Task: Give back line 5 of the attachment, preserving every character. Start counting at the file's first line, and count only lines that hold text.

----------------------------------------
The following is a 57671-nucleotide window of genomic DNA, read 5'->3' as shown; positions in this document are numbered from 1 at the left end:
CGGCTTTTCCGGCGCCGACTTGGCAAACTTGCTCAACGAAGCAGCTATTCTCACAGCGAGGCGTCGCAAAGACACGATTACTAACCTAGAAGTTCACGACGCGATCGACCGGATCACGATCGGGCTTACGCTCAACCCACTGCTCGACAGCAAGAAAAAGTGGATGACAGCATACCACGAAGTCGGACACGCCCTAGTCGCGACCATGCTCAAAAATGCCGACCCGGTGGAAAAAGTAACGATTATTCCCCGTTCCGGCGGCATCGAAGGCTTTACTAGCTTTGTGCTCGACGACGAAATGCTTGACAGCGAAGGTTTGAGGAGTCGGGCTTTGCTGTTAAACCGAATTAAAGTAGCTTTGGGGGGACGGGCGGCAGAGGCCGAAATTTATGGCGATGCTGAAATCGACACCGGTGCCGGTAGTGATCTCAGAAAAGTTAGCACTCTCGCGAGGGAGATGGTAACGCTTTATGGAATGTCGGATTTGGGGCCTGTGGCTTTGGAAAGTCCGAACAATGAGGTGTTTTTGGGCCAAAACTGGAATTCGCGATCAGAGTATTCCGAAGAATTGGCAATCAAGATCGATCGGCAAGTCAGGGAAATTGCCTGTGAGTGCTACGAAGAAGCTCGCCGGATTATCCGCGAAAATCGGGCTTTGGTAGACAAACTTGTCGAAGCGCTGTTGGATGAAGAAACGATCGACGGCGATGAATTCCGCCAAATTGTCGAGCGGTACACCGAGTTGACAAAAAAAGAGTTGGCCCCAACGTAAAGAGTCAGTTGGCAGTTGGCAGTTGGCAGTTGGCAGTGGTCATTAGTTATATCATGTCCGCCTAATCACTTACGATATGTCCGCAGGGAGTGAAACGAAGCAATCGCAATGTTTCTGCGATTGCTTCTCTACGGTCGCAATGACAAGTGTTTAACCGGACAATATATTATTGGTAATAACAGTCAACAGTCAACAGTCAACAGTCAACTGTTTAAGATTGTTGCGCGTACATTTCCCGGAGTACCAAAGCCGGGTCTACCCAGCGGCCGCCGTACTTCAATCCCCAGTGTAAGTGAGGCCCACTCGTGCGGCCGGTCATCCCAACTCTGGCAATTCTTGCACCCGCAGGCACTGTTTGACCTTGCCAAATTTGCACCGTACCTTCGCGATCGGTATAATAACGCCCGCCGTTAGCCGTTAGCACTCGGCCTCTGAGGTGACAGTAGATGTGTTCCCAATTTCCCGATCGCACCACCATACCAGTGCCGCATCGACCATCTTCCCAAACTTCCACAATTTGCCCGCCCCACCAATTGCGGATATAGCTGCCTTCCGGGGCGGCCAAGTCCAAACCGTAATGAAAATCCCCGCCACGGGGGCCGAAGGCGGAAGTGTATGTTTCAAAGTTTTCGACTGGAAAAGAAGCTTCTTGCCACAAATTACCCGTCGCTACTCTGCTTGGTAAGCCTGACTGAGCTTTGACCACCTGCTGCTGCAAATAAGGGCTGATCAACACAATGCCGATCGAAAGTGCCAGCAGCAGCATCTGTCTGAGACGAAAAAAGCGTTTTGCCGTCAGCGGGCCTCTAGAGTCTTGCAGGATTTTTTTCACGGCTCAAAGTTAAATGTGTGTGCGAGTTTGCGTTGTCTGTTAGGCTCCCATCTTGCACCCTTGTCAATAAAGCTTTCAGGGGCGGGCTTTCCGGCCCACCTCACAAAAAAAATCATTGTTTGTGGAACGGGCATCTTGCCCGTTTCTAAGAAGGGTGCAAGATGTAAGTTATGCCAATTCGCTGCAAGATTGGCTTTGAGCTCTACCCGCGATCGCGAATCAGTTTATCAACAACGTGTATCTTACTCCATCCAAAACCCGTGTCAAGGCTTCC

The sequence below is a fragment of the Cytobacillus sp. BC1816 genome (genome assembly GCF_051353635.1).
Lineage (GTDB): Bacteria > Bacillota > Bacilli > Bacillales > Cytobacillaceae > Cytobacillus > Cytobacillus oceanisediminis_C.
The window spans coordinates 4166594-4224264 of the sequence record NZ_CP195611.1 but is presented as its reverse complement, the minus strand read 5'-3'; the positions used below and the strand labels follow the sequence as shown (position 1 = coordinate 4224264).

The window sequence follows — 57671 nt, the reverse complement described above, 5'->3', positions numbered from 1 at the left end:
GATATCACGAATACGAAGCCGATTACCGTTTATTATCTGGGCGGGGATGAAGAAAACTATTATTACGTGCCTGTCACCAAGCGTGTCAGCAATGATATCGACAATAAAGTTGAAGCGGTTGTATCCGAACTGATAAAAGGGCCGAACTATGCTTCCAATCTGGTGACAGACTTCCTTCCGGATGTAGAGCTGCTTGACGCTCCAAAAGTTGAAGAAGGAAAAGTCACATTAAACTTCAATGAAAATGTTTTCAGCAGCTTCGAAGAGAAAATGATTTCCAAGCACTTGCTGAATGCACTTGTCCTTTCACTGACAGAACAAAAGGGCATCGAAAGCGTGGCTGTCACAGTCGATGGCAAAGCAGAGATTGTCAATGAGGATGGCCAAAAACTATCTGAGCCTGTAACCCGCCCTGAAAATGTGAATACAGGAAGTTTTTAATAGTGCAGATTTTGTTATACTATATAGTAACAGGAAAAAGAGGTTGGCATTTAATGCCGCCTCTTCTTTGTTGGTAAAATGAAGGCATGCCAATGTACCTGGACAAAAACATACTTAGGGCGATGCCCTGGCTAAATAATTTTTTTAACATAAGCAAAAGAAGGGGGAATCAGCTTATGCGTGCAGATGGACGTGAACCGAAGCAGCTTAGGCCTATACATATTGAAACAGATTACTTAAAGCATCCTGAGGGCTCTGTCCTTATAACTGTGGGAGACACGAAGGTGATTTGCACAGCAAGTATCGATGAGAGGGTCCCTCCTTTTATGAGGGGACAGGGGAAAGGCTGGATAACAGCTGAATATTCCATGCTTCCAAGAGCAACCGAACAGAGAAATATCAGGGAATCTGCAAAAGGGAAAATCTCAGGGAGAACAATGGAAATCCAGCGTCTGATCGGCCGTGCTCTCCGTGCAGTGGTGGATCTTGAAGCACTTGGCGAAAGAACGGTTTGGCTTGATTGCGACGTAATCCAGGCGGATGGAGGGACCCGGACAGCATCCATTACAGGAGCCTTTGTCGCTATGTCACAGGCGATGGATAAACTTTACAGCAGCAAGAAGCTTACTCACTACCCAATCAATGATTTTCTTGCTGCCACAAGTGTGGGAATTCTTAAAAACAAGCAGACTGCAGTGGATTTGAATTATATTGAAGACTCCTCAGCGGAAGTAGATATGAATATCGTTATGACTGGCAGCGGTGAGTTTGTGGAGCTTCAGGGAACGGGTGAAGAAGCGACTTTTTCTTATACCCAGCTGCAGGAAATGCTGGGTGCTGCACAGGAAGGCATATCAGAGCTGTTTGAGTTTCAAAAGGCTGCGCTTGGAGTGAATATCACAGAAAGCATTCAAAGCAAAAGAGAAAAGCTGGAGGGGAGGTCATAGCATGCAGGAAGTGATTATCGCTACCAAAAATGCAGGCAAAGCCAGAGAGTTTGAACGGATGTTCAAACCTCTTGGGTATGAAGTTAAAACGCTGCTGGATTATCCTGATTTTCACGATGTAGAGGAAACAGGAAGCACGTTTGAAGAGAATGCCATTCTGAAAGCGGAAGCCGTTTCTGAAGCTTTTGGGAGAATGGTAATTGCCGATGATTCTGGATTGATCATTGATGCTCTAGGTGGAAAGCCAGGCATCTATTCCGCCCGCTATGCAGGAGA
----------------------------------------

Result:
The window spans coordinates 4166594-4224264 of the sequence record NZ_CP195611.1 but is presented as its reverse complement, the minus strand read 5'-3'; the positions used below and the strand labels follow the sequence as shown (position 1 = coordinate 4224264).